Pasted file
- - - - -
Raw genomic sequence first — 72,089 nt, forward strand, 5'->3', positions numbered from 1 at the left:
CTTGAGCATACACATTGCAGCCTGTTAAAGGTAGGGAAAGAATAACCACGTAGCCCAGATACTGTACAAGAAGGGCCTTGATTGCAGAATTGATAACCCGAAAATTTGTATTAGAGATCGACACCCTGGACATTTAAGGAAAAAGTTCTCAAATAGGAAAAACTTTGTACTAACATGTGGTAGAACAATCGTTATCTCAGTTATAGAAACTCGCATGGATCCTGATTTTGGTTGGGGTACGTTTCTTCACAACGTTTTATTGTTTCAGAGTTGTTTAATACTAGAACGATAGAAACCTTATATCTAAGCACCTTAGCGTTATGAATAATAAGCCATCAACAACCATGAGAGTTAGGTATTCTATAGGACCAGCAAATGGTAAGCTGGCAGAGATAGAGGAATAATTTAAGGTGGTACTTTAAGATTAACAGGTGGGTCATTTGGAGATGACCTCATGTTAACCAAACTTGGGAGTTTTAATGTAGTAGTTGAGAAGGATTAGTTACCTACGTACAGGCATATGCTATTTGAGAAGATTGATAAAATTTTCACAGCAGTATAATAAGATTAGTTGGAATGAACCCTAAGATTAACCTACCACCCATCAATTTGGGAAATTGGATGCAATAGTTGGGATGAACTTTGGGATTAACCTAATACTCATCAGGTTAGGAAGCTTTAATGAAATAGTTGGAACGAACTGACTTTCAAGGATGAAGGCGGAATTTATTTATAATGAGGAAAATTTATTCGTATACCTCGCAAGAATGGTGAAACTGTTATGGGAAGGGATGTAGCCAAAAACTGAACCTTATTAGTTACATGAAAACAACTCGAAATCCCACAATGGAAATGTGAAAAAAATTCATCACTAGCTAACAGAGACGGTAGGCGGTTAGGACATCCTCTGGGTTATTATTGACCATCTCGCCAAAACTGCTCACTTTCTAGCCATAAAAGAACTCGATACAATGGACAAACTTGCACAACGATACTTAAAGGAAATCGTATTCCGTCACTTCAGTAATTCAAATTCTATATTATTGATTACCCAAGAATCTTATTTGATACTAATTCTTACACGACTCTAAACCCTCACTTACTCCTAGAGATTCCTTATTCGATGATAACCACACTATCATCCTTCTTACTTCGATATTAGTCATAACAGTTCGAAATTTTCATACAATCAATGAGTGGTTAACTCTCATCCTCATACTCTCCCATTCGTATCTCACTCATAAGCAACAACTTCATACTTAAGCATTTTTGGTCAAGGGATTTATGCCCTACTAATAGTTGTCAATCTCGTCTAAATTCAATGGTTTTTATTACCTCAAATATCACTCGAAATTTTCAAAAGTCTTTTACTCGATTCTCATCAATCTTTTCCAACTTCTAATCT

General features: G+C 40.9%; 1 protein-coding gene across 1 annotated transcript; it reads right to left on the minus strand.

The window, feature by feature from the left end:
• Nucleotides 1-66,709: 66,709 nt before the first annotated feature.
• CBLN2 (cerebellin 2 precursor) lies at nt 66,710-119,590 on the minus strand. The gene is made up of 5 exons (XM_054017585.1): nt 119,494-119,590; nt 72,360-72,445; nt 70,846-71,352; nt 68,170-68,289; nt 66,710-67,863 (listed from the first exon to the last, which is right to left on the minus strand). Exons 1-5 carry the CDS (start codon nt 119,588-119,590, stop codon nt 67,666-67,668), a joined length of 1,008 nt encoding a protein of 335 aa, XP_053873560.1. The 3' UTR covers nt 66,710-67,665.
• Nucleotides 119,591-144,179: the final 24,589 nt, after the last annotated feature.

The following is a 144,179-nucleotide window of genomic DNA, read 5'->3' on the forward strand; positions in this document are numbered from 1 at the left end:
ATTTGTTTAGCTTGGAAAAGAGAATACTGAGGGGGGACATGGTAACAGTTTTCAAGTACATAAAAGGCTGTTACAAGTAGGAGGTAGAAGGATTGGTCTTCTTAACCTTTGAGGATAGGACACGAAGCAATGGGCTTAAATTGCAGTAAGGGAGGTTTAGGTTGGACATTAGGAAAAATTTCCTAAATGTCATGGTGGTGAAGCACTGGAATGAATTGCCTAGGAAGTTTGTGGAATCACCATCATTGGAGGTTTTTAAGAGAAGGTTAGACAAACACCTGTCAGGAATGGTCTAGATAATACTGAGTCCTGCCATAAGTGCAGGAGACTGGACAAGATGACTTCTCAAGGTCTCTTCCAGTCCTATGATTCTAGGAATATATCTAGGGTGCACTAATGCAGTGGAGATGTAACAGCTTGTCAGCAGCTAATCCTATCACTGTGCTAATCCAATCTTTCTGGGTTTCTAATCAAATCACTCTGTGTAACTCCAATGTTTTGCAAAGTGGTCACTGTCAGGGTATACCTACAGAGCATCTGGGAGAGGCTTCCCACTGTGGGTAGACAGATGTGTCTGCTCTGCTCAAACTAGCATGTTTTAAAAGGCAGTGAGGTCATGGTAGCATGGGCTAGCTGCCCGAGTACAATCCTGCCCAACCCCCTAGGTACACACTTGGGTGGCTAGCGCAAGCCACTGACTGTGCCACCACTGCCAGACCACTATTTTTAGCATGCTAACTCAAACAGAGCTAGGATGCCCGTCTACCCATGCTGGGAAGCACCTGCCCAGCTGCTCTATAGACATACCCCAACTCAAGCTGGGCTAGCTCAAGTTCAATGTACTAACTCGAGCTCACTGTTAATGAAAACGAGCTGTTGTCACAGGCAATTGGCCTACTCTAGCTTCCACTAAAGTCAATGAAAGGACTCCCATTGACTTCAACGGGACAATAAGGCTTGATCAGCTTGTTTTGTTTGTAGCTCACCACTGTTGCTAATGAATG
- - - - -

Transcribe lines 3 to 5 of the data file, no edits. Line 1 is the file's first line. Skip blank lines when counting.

General features: G+C 40.9%; 1 protein-coding gene across 1 annotated transcript; it reads right to left on the minus strand.

The window, feature by feature from the left end:
• Nucleotides 1-66,709: 66,709 nt before the first annotated feature.